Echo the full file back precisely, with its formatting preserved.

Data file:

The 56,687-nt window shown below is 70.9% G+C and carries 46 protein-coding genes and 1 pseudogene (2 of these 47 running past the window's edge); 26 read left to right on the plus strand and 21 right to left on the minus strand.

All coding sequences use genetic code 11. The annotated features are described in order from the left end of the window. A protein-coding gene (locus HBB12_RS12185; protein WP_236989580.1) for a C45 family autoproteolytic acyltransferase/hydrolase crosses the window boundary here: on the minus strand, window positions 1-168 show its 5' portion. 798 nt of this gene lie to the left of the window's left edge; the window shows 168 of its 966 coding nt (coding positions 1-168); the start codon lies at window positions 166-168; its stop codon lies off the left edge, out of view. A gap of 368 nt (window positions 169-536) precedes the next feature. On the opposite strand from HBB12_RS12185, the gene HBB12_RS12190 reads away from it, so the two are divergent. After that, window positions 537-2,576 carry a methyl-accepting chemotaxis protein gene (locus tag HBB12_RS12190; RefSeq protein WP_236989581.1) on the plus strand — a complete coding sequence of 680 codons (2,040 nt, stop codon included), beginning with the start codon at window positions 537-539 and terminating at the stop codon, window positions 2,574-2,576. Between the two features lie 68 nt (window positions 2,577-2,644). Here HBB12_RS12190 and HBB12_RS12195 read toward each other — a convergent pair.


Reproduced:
The 56,687-nt window shown below is 70.9% G+C and carries 46 protein-coding genes and 1 pseudogene (2 of these 47 running past the window's edge); 26 read left to right on the plus strand and 21 right to left on the minus strand.

All coding sequences use genetic code 11. The annotated features are described in order from the left end of the window. A protein-coding gene (locus HBB12_RS12185; protein WP_236989580.1) for a C45 family autoproteolytic acyltransferase/hydrolase crosses the window boundary here: on the minus strand, window positions 1-168 show its 5' portion. 798 nt of this gene lie to the left of the window's left edge; the window shows 168 of its 966 coding nt (coding positions 1-168); the start codon lies at window positions 166-168; its stop codon lies off the left edge, out of view. A gap of 368 nt (window positions 169-536) precedes the next feature. On the opposite strand from HBB12_RS12185, the gene HBB12_RS12190 reads away from it, so the two are divergent. After that, window positions 537-2,576 carry a methyl-accepting chemotaxis protein gene (locus tag HBB12_RS12190; RefSeq protein WP_236989581.1) on the plus strand — a complete coding sequence of 680 codons (2,040 nt, stop codon included), beginning with the start codon at window positions 537-539 and terminating at the stop codon, window positions 2,574-2,576. Between the two features lie 68 nt (window positions 2,577-2,644). Here HBB12_RS12190 and HBB12_RS12195 read toward each other — a convergent pair.